Newth History, Family Crest & Coats of Arms
Newth is an ancient Anglo-Saxon name that is derived from Cnute, a popular name in England in the early Middle Ages. It was popular thanks to the influence of Cnut, a Dane, who became King of England in 1016. "There are two Cnuts in Domesday, one in Yorkshire, the other in Derbyshire." 
Alternatively, it may be of nickname origin, from the Old English word hnutu, which meant brown, and would have been given to someone with a brown complexion. It may be that this is the origin of the English saying "Brown as a nut," used for someone who has spent a lot of time in the sun.
Early Origins of the Newth family
The surname Newth was first found in Gloucestershire where they held a family seat from early times and their first records appeared on the early census rolls taken by the early Kings of Britain to determine the rate of taxation of their subjects.
Early History of the Newth family
This web page shows only a small excerpt of our Newth research. Another 86 words (6 lines of text) covering the years 1605, 1668, 1640, 1653, 1620, 1623, 1623, 1620, 1620, 1656, 1716, 1660, 1722, 1612, 1550, 1600, 1600, 1987, 1577 and 1576 are included under the topic Early Newth History in all our PDF Extended History products and printed products wherever possible.
Newth Spelling Variations
Newth has been spelled many different ways. Before English spelling became standardized over the last few hundred years, spelling variations in names were a common occurrence. As the English language changed in the Middle Ages, absorbing pieces of Latin and French, as well as other languages, the spelling of people's names also changed considerably, even over a single lifetime. Many variations of the name Newth have been found, including Nutt, Nudd, Nutting, Knutt, Nuttman, Nutter and others.
Early Notables of the Newth family (pre 1700)
Distinguished members of the family include John Nutt (1605-1668), an English politician who sat in the House of Commons from 1640 to 1653; and John Nutt ( fl. 1620-1623), English pirate born in Devon who raided the Newfoundland and western England for three years before his capture by Sir John Eliot in 1623. His arrest and conviction caused a scandal in the English court as Nutt had paid Eliot £500 in exchange for a pardon. He was eventually released by the Secretary of State George Calvert. He arrived at Torbay Newfoundland in 1620 aboard the ship Dartmouth in 1620, but soon organized...
Another 204 words (15 lines of text) are included under the topic Early Newth Notables in all our PDF Extended History products and printed products wherever possible.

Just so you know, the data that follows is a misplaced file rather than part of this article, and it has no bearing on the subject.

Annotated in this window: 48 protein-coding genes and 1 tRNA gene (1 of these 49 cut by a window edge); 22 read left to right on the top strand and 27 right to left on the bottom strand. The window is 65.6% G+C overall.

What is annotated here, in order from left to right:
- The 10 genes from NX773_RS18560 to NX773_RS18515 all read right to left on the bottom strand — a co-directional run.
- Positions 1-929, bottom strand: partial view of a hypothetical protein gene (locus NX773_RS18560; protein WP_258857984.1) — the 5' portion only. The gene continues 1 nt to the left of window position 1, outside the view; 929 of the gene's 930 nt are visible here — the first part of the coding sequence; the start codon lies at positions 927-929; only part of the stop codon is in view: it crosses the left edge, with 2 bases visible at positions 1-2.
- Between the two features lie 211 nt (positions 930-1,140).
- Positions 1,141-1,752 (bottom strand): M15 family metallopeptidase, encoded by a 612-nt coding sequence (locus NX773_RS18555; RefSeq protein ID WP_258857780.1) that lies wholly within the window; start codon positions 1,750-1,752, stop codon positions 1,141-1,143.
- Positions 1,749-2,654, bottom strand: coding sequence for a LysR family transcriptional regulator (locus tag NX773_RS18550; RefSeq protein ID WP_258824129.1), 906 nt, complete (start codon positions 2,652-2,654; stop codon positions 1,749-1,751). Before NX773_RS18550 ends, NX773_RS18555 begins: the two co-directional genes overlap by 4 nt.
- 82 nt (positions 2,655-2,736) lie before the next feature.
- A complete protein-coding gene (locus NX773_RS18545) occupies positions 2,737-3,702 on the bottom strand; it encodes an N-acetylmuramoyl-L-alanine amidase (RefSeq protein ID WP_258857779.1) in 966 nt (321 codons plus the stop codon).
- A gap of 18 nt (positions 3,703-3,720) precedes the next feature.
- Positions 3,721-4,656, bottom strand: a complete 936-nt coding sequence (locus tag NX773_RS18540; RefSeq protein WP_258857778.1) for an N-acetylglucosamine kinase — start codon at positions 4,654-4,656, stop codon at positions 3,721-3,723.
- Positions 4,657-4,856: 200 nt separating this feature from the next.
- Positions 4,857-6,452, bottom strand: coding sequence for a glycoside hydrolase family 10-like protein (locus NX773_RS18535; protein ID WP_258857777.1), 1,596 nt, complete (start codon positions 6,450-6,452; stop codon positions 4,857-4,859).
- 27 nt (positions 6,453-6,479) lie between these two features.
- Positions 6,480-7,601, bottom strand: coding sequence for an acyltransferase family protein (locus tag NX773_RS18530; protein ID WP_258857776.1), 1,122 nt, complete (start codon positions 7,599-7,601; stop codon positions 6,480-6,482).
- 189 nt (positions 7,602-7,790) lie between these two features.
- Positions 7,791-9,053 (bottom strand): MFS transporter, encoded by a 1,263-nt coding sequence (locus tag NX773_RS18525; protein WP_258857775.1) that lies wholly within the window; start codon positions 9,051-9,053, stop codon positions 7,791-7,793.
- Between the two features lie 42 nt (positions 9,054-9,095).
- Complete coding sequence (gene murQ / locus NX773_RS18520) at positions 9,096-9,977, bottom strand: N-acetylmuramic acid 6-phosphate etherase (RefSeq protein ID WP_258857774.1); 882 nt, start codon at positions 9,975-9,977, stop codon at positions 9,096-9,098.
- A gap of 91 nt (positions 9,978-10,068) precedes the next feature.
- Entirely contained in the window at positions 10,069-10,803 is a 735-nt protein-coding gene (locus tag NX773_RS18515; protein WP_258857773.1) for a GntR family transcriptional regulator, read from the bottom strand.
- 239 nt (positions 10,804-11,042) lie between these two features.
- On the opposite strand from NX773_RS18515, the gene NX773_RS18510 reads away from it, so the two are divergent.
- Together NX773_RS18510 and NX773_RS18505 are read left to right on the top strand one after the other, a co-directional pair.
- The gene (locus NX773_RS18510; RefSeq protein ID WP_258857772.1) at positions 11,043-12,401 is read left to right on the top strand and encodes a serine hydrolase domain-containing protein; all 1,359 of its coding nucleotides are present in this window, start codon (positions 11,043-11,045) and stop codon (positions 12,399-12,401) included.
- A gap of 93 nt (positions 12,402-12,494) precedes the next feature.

Migration of the Newth family to Ireland
Some of the Newth family moved to Ireland, but this topic is not covered in this excerpt.
Another 31 words (2 lines of text) about their life in Ireland is included in all our PDF Extended History products and printed products wherever possible.
Newth migration to New Zealand +
Emigration to New Zealand followed in the footsteps of the European explorers, such as Captain Cook (1769-70): first came sealers, whalers, missionaries, and traders. By 1838, the British New Zealand Company had begun buying land from the Maori tribes, and selling it to settlers, and, after the Treaty of Waitangi in 1840, many British families set out on the arduous six month journey from Britain to Aotearoa to start a new life. Early immigrants include:
Newth Settlers in New Zealand in the 19th Century
- Ann Newth, aged 33, who arrived in Nelson, New Zealand aboard the ship "Lloyds" in 1842
- Amelia Newth, aged 14, who arrived in Nelson, New Zealand aboard the ship "Lloyds" in 1842
- Mark Newth, aged 13, who arrived in Nelson, New Zealand aboard the ship "Lloyds" in 1842
- Betsy Jane Newth, aged 8, who arrived in Nelson, New Zealand aboard the ship "Lloyds" in 1842
- Helena Newth, aged 7, who arrived in Nelson, New Zealand aboard the ship "Lloyds" in 1842
- ... (More are available in all our PDF Extended History products and printed products wherever possible.)
Contemporary Notables of the name Newth (post 1700) +
- Rev Samuel Newth (1821-1898), English principal of New College London, a noted Biblical scholar, non-conformist and mathematician, father of George Samuel Newth
- George Samuel Newth (1851-1936), English chemist and author from Plymouth
- Philip Newth (b. 1939), English author of children's literature, husband of Mette Newth
- Brian Allen Newth (b. 1947), New Zealand modern pentathlete at the 1980 Summer Olympics
- Mette Cecilie Newth (b. 1942), Norwegian illustrator, author of children's literature
- Jonathan Newth (b. 1939), British actor from Devon, best known for his performances in television
Related Stories +
- ^ Bardsley, C.W, A Dictionary of English and Welsh Surnames: With Special American Instances. Wiltshire: Heraldry Today, 1901. Print. (ISBN 0-900455-44-6)